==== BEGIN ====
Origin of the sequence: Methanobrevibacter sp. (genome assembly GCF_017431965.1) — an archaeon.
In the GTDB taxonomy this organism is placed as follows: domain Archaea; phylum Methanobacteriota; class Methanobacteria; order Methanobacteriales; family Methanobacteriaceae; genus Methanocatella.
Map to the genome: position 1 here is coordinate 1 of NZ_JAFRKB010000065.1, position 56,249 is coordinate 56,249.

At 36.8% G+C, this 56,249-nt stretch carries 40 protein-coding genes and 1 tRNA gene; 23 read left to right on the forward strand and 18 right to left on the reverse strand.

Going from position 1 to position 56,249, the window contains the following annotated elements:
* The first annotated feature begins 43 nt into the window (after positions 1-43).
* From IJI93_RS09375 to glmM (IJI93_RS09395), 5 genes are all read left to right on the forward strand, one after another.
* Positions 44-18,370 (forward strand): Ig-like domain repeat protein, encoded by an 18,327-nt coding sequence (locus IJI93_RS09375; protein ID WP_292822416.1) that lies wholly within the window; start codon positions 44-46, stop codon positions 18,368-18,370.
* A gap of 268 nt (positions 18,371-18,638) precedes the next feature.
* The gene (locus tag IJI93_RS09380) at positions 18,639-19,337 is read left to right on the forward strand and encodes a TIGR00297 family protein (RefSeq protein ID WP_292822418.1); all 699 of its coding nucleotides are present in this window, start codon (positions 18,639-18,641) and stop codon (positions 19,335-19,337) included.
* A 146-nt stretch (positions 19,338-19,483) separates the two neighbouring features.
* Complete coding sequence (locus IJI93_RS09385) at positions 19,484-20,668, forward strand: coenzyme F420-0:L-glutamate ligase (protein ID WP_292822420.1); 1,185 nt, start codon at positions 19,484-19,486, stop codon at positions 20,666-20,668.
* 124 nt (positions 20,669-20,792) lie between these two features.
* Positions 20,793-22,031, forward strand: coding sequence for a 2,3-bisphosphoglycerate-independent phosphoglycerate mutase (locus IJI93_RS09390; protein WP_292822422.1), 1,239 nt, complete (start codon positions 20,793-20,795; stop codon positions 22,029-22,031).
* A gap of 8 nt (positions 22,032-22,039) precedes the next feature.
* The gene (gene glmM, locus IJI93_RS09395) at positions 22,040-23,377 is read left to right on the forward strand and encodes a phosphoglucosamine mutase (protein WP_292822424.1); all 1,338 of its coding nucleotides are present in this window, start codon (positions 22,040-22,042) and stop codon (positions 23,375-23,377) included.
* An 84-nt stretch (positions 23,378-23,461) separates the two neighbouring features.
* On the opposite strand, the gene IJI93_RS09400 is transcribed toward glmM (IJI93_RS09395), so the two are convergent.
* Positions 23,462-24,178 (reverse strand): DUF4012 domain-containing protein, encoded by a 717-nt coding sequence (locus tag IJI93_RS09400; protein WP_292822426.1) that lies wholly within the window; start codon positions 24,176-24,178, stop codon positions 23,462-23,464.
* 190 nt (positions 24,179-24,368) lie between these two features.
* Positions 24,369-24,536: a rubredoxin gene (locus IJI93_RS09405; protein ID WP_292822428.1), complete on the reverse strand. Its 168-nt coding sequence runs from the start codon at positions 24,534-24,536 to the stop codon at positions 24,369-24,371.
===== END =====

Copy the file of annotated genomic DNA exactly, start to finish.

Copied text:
Origin of the sequence: Methanobrevibacter sp. (genome assembly GCF_017431965.1) — an archaeon.
In the GTDB taxonomy this organism is placed as follows: domain Archaea; phylum Methanobacteriota; class Methanobacteria; order Methanobacteriales; family Methanobacteriaceae; genus Methanocatella.
Map to the genome: position 1 here is coordinate 1 of NZ_JAFRKB010000065.1, position 56,249 is coordinate 56,249.

At 36.8% G+C, this 56,249-nt stretch carries 40 protein-coding genes and 1 tRNA gene; 23 read left to right on the forward strand and 18 right to left on the reverse strand.

Going from position 1 to position 56,249, the window contains the following annotated elements:
* The first annotated feature begins 43 nt into the window (after positions 1-43).
* From IJI93_RS09375 to glmM (IJI93_RS09395), 5 genes are all read left to right on the forward strand, one after another.
* Positions 44-18,370 (forward strand): Ig-like domain repeat protein, encoded by an 18,327-nt coding sequence (locus IJI93_RS09375; protein ID WP_292822416.1) that lies wholly within the window; start codon positions 44-46, stop codon positions 18,368-18,370.
* A gap of 268 nt (positions 18,371-18,638) precedes the next feature.
* The gene (locus tag IJI93_RS09380) at positions 18,639-19,337 is read left to right on the forward strand and encodes a TIGR00297 family protein (RefSeq protein ID WP_292822418.1); all 699 of its coding nucleotides are present in this window, start codon (positions 18,639-18,641) and stop codon (positions 19,335-19,337) included.
* A 146-nt stretch (positions 19,338-19,483) separates the two neighbouring features.
* Complete coding sequence (locus IJI93_RS09385) at positions 19,484-20,668, forward strand: coenzyme F420-0:L-glutamate ligase (protein ID WP_292822420.1); 1,185 nt, start codon at positions 19,484-19,486, stop codon at positions 20,666-20,668.
* 124 nt (positions 20,669-20,792) lie between these two features.
* Positions 20,793-22,031, forward strand: coding sequence for a 2,3-bisphosphoglycerate-independent phosphoglycerate mutase (locus IJI93_RS09390; protein WP_292822422.1), 1,239 nt, complete (start codon positions 20,793-20,795; stop codon positions 22,029-22,031).
* A gap of 8 nt (positions 22,032-22,039) precedes the next feature.
* The gene (gene glmM, locus IJI93_RS09395) at positions 22,040-23,377 is read left to right on the forward strand and encodes a phosphoglucosamine mutase (protein WP_292822424.1); all 1,338 of its coding nucleotides are present in this window, start codon (positions 22,040-22,042) and stop codon (positions 23,375-23,377) included.
* An 84-nt stretch (positions 23,378-23,461) separates the two neighbouring features.
* On the opposite strand, the gene IJI93_RS09400 is transcribed toward glmM (IJI93_RS09395), so the two are convergent.
* Positions 23,462-24,178 (reverse strand): DUF4012 domain-containing protein, encoded by a 717-nt coding sequence (locus tag IJI93_RS09400; protein WP_292822426.1) that lies wholly within the window; start codon positions 24,176-24,178, stop codon positions 23,462-23,464.
* 190 nt (positions 24,179-24,368) lie between these two features.
* Positions 24,369-24,536: a rubredoxin gene (locus IJI93_RS09405; protein ID WP_292822428.1), complete on the reverse strand. Its 168-nt coding sequence runs from the start codon at positions 24,534-24,536 to the stop codon at positions 24,369-24,371.